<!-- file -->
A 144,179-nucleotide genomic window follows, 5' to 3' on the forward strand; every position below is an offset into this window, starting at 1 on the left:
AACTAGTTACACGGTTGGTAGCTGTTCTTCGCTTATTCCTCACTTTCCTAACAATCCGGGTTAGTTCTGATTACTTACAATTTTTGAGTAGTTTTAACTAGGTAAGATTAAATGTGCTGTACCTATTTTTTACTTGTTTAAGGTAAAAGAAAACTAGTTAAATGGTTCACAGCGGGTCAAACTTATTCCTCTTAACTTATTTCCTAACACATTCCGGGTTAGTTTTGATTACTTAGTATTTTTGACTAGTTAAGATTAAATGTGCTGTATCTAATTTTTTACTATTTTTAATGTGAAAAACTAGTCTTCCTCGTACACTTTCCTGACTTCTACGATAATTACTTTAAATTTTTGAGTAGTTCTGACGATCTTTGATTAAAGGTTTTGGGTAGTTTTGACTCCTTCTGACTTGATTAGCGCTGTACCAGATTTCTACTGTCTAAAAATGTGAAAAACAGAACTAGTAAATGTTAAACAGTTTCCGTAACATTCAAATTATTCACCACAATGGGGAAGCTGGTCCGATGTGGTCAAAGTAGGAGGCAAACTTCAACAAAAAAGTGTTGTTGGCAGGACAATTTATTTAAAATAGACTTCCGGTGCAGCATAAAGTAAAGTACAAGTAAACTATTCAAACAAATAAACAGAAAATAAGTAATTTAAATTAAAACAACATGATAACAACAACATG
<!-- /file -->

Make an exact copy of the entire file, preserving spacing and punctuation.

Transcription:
A 144,179-nucleotide genomic window follows, 5' to 3' on the forward strand; every position below is an offset into this window, starting at 1 on the left:
AACTAGTTACACGGTTGGTAGCTGTTCTTCGCTTATTCCTCACTTTCCTAACAATCCGGGTTAGTTCTGATTACTTACAATTTTTGAGTAGTTTTAACTAGGTAAGATTAAATGTGCTGTACCTATTTTTTACTTGTTTAAGGTAAAAGAAAACTAGTTAAATGGTTCACAGCGGGTCAAACTTATTCCTCTTAACTTATTTCCTAACACATTCCGGGTTAGTTTTGATTACTTAGTATTTTTGACTAGTTAAGATTAAATGTGCTGTATCTAATTTTTTACTATTTTTAATGTGAAAAACTAGTCTTCCTCGTACACTTTCCTGACTTCTACGATAATTACTTTAAATTTTTGAGTAGTTCTGACGATCTTTGATTAAAGGTTTTGGGTAGTTTTGACTCCTTCTGACTTGATTAGCGCTGTACCAGATTTCTACTGTCTAAAAATGTGAAAAACAGAACTAGTAAATGTTAAACAGTTTCCGTAACATTCAAATTATTCACCACAATGGGGAAGCTGGTCCGATGTGGTCAAAGTAGGAGGCAAACTTCAACAAAAAAGTGTTGTTGGCAGGACAATTTATTTAAAATAGACTTCCGGTGCAGCATAAAGTAAAGTACAAGTAAACTATTCAAACAAATAAACAGAAAATAAGTAATTTAAATTAAAACAACATGATAACAACAACATG